Last week, the Wall Street Journal did a great article on the decreasing role of expatriates being used to fill overseas positions in Asia. The article reminded me of a past posting of mine, The Real Deal on Working in China: Wang & Li’s “Opportunities in China”. I thought this framing was particularly insightful and interesting:
To help companies fill Asia-based executive roles, at least two search firms—Spencer Stuart and Korn/Ferry International—say they have begun classifying executives in four broad categories:
- Asia natives steeped in local culture but educated in the U.S. or Europe;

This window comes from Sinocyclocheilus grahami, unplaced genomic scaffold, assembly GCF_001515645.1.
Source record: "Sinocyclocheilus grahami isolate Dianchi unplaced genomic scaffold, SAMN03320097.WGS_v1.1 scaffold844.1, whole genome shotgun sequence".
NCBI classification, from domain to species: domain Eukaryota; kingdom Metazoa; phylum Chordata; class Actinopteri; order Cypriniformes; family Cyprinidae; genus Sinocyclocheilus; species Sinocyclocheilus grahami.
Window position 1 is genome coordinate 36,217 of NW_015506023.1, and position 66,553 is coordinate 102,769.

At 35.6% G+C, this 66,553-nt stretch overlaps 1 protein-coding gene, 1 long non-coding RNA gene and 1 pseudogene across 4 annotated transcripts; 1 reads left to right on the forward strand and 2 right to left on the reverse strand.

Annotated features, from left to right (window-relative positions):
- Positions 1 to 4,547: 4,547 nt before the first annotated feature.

- the foreigner who has lived or worked in Asia for a long time;
- a person of Asian descent who was born or raised in a Western country but has had little exposure to Asia;
- and the local Asian executive who has no Western experience.
The person of Asian descent who was born or raised in a Western country but has had little exposure to Asia probably describes me the best. My Mandarin is barely good enough to get by in casual conversations. I’m sure if I lived in China or Taiwan, I’m sure my Mandarin would get a whole lot better. But there is also a lot more competition these days if I wanted to find a job in Asia. There are more and more local talent in Asia studying abroad and returning back to Asia. Definitely do your research if you’re thinking of trying to find a job in Asia.